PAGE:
The rising water levels on Lake Ontario are causing serious problems for local infrastructure, property and business owners.
Mayor of Sodus Point Chris Tertinek, Sodus Town Supervisor Steve Leroy, Heron Town Supervisor Laurie Crane, and Greece Town Supervisor Bill Reilich are part of the group of Lake Ontario towns that are planning to go to Washington to lobby against recently enacted Plan 2014 that regulates water levels in Lake Ontario and the St. Lawrence River.
If Lake Ontario water levels continue to go up as experts are predicting, evacuations could result along the shoreline in coming weeks, officials said.
Sodus Point resident Ann Hayslip is pictured here in front of her house. The village is providing sand bags for those residents who request them, but it’s their responsibility to put them in place. (David Figura l NYup.com)
“Lake Ontario and Wayne County bays and harbors are reported to be at, or above flooding level (247.3 feet), ” according to a press release Wednesday from the Wayne County Sheriff’s office.
Frank Bevacqua, a spokesman for the International Joint Commission (IJC) that recently approved Plan 2014, said the new policy has had a negligible impact on the current high water situation. “Plan 2014 took effect on January 7, and it has contributed a very small amount to the situation we’re seeing now, and things would only be marginally better if the old plan were being followed; it’s just a couple of inches difference,” Bevacqua said. According to him, the main issue has been all the rain.
“The rainfall in April has been extremely high,” he said. “We’ve had 50 percent above average on the Lake Ontario basin and 150 percent above average in the Ottawa River basin which contributes to flooding on the St. Lawrence River downstream.”
Bevacqua said dramatic swings in temperatures from January through March also contributed to situations that led to the higher than usual lake levels.
But the flooding is not just because of recent rain.
Plan 2014 clearly exacerbates the situation because it not only allows for the water levels to get higher (and lower) than before, but it also extends the duration when the water levels can remain higher. A spring storm which otherwise would not be a disaster, could quickly turn the situation into one. Even if get lucky and the storms will pass us by, the daily erosion is likely to cause damage to the shoreline properties.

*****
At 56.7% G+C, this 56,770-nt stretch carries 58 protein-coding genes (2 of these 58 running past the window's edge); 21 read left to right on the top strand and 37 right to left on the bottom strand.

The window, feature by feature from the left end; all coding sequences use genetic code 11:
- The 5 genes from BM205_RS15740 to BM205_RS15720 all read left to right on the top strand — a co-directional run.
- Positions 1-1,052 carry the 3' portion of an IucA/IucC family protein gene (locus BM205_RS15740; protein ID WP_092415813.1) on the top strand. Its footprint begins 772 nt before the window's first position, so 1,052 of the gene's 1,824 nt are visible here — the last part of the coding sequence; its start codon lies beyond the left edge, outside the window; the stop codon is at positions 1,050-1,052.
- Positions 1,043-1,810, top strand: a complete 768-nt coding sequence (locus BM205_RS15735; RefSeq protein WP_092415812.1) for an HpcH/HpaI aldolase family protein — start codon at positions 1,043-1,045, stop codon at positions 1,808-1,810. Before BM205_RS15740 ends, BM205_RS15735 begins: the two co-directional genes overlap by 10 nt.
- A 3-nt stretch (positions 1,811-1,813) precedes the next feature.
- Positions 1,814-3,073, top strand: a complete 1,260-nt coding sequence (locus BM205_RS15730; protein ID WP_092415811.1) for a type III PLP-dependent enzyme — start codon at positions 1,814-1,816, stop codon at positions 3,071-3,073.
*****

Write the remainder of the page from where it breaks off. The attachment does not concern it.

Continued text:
The ground around Sodus Bay and Lake Ontario shoreline is mostly sand which makes it next to impossible to prevent the flooding. Residents and boaters are encouraged to minimize the wave action on Sodus Bay. Shoreline residents are encouraged to protect their property with sand bags that are provided by municipalities.
Elected leaders from the lakeside communities including Monroe, Wayne, Orleans, Erie and Niagara counties are turning to President Trump and the state department for help.
“We’re going to go down to Washington and we’re going to lobby. We’re going to raise our voices on behalf of our citizens to try and get some change. We’re not going to sit back and say, ‘Okay they have made their decision, we have to accept it,” says Greece Town Supervisor Bill Reilich.
“We’re asking that our federal representatives take action, to immediately lower the water levels and to also provide the necessary resources so that our infrastructure, our businesses and our property owners, including our homeowners are protected along the shorelines of Lake Ontario, ” stated Monroe County Executive Cheryl Dinolfo.
Hopefully, the White House will hear these calls for help.
NO WAKE ZONE within 500 feet from shore is in effect in Sodus Bay.